Email allows you to connect with anyone around the world instantaneously and for free. Stop for a moment and remember how mind-blowing that is. Facebook lets you share news, articles and images with all your friends and relatives around the world — again, for free. You’ve likely been using these sites for so long that you’ve forgotten just how amazing they are — and how tremendous the value is for either.

And it’s this element — value — that separates the few big sites from the many others.

Remember that at any given time, dozens (if not hundreds) of things and to-do’s and websites are competing for our attention. That means your blog must provide a darn good incentive to read it. This could mean pulling together hard-to-gather information, or making readers laugh, or informing us, or sharing advice that makes our lives better or easier. Any of these elements translates to value in a blog.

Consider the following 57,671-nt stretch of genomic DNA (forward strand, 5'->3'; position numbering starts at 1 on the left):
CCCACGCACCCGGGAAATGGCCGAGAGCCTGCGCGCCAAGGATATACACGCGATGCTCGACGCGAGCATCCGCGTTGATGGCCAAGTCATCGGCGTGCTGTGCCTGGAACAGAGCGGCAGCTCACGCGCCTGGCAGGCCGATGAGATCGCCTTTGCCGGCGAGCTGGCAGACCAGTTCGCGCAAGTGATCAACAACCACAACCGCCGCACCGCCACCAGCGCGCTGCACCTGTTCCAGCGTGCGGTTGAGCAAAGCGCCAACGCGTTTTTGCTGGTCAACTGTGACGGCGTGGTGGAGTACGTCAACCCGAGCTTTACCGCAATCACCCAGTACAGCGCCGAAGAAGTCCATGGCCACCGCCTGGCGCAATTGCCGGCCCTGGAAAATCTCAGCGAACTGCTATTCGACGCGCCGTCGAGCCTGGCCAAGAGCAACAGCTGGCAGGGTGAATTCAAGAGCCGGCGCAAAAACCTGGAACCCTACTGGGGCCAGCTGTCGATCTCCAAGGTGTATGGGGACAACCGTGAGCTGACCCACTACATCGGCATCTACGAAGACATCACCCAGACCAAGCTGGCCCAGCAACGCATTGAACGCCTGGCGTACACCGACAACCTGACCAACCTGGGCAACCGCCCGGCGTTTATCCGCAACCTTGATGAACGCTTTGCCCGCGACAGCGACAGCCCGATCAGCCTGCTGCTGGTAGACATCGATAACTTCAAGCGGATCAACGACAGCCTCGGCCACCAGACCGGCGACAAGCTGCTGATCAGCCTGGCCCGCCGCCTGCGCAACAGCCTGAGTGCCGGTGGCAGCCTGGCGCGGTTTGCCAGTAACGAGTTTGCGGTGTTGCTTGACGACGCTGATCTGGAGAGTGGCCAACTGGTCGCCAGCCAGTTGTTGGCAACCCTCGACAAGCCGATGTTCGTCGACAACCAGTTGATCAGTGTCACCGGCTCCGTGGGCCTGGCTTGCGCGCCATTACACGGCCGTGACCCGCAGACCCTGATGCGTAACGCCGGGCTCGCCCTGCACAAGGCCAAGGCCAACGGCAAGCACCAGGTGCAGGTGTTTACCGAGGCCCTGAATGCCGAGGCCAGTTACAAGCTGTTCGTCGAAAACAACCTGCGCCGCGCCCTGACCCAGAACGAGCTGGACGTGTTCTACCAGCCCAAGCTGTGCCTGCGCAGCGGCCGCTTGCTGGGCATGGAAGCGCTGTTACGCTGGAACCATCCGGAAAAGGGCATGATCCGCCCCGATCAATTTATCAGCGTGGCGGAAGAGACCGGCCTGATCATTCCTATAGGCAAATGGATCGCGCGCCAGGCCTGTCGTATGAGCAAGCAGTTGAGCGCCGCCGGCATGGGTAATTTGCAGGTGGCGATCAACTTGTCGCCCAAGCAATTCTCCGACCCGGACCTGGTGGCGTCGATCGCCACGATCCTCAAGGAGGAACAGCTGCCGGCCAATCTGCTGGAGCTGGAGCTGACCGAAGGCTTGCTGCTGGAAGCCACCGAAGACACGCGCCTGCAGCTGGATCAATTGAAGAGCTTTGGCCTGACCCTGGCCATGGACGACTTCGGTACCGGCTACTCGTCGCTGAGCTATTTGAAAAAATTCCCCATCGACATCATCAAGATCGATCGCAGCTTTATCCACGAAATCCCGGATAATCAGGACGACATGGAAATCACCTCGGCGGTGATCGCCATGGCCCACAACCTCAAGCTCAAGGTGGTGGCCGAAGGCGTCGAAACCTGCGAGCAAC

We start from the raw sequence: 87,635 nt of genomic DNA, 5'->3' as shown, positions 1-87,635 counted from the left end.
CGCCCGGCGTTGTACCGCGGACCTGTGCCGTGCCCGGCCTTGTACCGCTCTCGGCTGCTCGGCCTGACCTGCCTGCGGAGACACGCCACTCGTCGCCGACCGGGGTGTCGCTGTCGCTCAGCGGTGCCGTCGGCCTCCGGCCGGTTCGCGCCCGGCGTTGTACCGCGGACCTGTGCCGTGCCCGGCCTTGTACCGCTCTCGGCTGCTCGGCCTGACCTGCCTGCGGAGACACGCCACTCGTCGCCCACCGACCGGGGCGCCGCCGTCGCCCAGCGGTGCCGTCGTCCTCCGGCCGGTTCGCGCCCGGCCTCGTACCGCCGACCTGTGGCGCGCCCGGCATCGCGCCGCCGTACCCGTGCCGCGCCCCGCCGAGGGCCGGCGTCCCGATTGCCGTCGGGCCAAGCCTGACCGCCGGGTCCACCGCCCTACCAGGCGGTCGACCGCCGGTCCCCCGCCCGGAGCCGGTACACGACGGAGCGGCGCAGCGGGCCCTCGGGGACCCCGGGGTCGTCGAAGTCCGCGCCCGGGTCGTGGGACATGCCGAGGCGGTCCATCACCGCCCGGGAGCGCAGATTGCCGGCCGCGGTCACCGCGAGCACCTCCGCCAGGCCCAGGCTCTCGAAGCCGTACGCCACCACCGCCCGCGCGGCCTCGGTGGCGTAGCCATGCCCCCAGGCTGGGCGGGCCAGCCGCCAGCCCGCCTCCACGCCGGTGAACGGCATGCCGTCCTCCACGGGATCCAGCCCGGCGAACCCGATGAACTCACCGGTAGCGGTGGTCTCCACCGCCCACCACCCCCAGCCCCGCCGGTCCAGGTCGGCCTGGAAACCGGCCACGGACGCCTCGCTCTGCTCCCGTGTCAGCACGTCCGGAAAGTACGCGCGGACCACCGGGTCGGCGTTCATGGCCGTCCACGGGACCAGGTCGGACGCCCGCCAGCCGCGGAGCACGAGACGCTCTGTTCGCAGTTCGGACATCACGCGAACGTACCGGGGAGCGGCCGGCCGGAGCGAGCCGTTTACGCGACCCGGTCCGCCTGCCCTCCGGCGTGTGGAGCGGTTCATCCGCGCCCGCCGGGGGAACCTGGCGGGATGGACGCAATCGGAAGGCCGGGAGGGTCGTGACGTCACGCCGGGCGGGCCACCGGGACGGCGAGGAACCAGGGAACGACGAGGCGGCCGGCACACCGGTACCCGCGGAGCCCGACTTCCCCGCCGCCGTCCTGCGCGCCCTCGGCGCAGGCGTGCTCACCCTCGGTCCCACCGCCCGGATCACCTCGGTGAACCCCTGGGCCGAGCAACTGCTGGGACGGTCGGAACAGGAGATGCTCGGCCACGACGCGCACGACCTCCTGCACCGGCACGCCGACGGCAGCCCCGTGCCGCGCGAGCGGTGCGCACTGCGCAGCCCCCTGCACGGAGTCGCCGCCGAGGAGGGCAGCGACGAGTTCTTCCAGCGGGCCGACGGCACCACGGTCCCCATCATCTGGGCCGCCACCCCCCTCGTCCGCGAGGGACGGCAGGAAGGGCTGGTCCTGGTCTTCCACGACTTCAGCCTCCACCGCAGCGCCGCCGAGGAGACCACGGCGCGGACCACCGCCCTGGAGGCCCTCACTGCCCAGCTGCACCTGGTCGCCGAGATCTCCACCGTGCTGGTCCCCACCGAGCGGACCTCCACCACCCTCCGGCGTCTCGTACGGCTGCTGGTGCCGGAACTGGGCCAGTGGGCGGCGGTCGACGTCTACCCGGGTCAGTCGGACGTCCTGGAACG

[open-ad-box]Quick note from Chuck: I am now taking on clients as a freelance editor. If your query or synopsis or manuscript needs a look from a professional, please consider my editing services. Thanks!

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Am I providing value?

Let’s say I spend a Saturday with my daughter at a local Cincinnati park. I take great pictures of her on a beautiful sunny day as she swings and slides. Then I think this would make for a great blog column, and post the best pictures online with some silly jokes and comments about how cute she is. Now here comes the money question:

Do you really give a damn?

Do you really care about what I did last Saturday?